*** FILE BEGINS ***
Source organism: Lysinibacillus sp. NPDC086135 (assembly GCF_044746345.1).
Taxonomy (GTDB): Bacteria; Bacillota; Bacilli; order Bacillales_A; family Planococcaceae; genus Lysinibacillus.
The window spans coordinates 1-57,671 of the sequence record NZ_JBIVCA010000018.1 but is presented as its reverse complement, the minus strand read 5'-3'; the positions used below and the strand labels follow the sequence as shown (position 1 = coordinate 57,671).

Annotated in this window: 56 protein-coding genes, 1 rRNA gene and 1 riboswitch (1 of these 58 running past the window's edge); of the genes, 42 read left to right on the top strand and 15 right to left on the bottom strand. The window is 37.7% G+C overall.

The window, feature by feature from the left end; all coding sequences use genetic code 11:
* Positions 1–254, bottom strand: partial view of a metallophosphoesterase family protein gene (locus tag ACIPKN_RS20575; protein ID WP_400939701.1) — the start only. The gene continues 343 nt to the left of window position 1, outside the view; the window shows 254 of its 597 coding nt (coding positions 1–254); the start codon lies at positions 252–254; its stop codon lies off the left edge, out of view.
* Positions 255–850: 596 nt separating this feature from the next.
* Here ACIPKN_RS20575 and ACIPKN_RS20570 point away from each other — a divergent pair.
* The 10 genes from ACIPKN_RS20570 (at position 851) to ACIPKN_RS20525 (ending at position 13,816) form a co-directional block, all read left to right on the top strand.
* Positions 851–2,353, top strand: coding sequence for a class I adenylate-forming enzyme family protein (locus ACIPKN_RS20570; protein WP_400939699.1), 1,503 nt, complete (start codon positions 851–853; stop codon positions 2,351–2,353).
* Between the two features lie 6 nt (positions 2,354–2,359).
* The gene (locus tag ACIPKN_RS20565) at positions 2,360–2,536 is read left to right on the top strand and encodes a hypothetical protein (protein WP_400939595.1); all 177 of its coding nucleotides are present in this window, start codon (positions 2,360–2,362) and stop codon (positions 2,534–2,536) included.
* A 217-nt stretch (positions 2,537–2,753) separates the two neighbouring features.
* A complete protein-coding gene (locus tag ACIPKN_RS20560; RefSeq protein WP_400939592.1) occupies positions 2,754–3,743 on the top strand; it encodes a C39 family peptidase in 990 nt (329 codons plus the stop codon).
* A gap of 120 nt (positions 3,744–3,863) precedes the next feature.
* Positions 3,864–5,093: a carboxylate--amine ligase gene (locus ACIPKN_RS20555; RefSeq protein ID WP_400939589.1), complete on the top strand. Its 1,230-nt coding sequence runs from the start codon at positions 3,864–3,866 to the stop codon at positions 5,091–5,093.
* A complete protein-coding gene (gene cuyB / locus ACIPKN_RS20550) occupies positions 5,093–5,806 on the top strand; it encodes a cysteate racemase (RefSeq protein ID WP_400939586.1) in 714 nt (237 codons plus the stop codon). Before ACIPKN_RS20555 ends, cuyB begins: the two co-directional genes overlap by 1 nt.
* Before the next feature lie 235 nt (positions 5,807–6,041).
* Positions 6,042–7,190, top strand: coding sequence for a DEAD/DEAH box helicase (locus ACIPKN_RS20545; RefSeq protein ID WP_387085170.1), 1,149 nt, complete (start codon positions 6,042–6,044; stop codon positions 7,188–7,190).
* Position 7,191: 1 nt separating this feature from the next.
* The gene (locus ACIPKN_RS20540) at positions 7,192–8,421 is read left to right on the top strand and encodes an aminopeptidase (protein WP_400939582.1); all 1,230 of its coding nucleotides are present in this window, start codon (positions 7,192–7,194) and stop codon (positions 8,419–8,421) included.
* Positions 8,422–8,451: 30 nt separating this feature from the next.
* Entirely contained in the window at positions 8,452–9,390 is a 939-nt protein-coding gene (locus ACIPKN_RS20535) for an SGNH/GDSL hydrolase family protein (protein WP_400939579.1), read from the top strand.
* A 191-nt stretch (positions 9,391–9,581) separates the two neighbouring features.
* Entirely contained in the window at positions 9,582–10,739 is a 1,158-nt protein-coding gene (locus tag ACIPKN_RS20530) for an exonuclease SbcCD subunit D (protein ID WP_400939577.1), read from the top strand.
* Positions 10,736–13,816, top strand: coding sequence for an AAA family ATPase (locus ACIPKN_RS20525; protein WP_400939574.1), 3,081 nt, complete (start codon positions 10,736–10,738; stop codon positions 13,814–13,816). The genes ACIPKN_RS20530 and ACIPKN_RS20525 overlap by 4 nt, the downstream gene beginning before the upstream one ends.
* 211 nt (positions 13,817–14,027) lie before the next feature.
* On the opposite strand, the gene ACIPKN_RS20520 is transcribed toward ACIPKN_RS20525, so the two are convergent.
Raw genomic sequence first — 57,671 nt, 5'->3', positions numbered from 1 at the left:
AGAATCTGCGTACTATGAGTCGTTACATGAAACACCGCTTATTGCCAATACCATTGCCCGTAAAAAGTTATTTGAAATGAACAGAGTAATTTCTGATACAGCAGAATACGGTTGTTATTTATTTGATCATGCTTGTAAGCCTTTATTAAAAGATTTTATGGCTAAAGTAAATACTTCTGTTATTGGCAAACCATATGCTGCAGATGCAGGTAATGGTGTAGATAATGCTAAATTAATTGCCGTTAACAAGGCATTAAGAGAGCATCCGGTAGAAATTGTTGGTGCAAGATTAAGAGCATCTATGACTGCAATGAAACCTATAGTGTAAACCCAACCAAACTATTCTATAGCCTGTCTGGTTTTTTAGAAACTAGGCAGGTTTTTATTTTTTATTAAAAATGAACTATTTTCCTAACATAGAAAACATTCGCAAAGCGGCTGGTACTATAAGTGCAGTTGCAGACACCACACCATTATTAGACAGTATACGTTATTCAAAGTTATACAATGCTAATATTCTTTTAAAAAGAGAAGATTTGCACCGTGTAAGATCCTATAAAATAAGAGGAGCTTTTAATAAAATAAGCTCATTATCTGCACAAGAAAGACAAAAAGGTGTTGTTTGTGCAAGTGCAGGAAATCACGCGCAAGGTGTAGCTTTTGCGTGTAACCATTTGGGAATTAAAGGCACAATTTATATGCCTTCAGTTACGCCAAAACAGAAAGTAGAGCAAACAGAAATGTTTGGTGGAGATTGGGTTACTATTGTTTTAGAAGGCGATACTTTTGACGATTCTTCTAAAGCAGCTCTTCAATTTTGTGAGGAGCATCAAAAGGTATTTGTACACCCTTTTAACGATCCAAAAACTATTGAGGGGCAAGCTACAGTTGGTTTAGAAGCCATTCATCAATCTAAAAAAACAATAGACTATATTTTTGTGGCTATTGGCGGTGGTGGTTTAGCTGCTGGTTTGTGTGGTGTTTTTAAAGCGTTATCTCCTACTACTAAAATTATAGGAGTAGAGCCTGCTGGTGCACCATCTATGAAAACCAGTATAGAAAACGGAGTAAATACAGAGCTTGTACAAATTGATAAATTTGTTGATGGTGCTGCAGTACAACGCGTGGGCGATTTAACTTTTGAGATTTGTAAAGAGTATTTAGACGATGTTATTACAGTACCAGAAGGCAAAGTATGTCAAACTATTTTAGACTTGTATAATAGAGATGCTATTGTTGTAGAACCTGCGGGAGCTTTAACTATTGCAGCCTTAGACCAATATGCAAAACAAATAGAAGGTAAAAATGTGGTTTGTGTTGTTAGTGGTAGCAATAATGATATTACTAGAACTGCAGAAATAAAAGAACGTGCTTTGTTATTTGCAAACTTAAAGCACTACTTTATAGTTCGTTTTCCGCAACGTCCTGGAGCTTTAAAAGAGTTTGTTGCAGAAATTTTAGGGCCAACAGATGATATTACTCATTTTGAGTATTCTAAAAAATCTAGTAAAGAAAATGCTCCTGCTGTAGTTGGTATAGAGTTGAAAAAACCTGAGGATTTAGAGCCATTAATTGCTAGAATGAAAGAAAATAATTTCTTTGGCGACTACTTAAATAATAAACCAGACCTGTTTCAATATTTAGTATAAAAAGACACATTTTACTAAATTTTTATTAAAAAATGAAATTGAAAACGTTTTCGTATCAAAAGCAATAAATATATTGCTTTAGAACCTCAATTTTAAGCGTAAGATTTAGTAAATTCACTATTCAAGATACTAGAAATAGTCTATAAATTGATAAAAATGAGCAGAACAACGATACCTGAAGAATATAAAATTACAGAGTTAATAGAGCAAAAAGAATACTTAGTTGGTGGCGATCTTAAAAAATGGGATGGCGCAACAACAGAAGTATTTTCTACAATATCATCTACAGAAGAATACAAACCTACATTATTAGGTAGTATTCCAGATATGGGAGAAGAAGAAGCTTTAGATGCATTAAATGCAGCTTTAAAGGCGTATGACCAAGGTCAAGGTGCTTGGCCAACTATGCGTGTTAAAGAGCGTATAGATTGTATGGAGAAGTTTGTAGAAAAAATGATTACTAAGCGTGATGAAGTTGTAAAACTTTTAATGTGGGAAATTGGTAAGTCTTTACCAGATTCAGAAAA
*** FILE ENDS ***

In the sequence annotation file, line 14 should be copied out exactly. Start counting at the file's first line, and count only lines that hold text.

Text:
* A complete protein-coding gene (locus tag ACIPKN_RS20560; RefSeq protein WP_400939592.1) occupies positions 2,754–3,743 on the top strand; it encodes a C39 family peptidase in 990 nt (329 codons plus the stop codon).